Mike, you’re absolutely right. The DCC’s grovelling adulation of rugby (in all its forms) on the back of the citizens’ checkbook is an appalling display of stupidity. But hey! watch for the hype and column inches expended over the ‘crumbs’ the NZRFU deign to bestow on our “mickey mouse” (by comparison) stadium. “It’s all about the money stupid”. Funny that?

  14. Gurglars

    No, give Steve Tew credit for looking after the planning of Dunedin.

    Firstly involved in developing the stadium at the ratepayers’ expense.

    Now, resurrecting the superlarge hotel for Dunedin (at the ratepayers’ expense).

    Next year he’ll crown the new mayor.

  15. Elizabeth

    Goddam, seem to have mislaid any recent media blurb featuring thugby head Tew.

  16. Mike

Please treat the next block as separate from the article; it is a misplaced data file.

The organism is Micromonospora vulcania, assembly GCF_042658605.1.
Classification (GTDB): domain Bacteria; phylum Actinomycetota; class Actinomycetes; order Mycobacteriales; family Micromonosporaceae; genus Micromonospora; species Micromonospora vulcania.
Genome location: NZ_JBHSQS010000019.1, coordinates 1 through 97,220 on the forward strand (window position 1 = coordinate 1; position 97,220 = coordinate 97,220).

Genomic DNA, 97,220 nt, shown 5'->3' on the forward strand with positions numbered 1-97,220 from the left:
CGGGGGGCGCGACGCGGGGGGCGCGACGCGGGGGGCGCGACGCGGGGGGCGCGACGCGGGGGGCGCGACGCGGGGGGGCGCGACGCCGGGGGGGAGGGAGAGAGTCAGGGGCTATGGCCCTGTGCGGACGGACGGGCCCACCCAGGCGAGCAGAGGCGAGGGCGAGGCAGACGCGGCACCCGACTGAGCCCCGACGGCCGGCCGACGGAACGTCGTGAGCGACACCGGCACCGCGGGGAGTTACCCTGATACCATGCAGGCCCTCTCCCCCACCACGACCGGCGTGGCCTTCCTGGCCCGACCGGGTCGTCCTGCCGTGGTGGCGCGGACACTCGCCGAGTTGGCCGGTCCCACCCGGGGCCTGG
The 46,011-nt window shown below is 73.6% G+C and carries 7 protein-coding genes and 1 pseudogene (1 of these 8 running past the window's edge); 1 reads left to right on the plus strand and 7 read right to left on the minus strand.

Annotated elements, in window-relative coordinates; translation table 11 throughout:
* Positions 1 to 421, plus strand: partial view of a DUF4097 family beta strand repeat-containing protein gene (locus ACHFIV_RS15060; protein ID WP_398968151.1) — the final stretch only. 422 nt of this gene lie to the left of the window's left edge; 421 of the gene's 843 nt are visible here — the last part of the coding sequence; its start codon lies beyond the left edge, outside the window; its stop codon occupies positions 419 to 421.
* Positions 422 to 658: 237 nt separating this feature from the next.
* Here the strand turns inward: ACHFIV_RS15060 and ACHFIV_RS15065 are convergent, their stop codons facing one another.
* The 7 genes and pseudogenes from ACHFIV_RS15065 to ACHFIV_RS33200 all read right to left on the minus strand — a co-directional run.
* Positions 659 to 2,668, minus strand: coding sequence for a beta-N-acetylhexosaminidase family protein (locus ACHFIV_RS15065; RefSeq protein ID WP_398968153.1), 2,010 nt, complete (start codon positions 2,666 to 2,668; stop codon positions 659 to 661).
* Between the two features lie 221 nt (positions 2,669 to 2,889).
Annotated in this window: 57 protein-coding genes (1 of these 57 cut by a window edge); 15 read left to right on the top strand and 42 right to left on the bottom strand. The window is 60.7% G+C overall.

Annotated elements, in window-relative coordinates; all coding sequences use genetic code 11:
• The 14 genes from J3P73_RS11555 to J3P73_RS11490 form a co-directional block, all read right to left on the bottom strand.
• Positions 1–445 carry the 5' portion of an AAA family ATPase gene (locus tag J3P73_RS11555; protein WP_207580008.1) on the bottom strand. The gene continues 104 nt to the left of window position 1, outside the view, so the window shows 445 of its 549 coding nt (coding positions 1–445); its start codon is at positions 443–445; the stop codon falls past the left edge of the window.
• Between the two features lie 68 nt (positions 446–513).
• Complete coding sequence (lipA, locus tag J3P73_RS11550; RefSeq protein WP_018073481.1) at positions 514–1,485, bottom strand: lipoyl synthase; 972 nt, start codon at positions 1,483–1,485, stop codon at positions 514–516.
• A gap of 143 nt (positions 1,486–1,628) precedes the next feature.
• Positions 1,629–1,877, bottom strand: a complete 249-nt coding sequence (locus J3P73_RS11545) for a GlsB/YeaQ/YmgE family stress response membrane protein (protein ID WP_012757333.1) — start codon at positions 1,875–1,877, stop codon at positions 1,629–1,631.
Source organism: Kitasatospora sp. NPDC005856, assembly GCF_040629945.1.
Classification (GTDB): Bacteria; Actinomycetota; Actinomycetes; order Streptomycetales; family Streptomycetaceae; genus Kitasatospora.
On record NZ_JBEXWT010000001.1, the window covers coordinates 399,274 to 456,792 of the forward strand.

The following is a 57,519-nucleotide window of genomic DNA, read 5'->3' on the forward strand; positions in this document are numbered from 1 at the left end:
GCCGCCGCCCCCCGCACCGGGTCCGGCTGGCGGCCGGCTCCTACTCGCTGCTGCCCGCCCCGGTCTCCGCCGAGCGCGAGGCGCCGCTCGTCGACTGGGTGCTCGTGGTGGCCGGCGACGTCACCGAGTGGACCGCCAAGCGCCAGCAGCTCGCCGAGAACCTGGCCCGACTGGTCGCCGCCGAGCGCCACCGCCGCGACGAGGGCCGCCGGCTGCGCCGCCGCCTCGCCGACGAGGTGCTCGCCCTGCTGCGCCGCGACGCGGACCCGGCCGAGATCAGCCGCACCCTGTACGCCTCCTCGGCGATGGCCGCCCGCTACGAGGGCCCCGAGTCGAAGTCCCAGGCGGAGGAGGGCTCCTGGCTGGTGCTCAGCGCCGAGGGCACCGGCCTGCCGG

John Oliver on Stadiums:


    LastWeekTonight Published on Jul 12, 2015

    • Gurglars

      The question that has irked me for some years has been this.

      If DCC employees wasted their time on 550,000 hits on trademe what else on the computer did they do?

      It is now clear they watched John Oliver and played the relevant video game.

      Someone should advise John Oliver that the $8 million annual cost of the Milwaukee stadium, he highlighted as an extraordinary cost is a mere bagatelle when compared with the annual bill for little old Dunedin, Noo Zealand.